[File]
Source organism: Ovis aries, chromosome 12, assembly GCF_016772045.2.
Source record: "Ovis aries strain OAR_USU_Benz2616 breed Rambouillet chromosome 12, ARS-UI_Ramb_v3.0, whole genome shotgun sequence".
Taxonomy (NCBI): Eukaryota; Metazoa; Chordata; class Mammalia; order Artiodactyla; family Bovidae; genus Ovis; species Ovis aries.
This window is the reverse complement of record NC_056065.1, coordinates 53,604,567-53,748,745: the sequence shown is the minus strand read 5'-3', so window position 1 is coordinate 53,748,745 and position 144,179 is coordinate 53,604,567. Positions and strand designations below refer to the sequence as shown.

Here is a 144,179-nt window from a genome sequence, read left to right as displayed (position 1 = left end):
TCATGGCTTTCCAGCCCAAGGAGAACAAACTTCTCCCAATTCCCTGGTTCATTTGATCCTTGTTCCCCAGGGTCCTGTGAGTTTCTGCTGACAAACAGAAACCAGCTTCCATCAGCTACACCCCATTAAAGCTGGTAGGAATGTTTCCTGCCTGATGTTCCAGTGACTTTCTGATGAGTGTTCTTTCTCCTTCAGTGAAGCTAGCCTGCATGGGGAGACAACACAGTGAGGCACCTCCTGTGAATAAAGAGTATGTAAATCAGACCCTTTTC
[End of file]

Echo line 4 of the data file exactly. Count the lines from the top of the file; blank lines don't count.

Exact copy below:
This window is the reverse complement of record NC_056065.1, coordinates 53,604,567-53,748,745: the sequence shown is the minus strand read 5'-3', so window position 1 is coordinate 53,748,745 and position 144,179 is coordinate 53,604,567. Positions and strand designations below refer to the sequence as shown.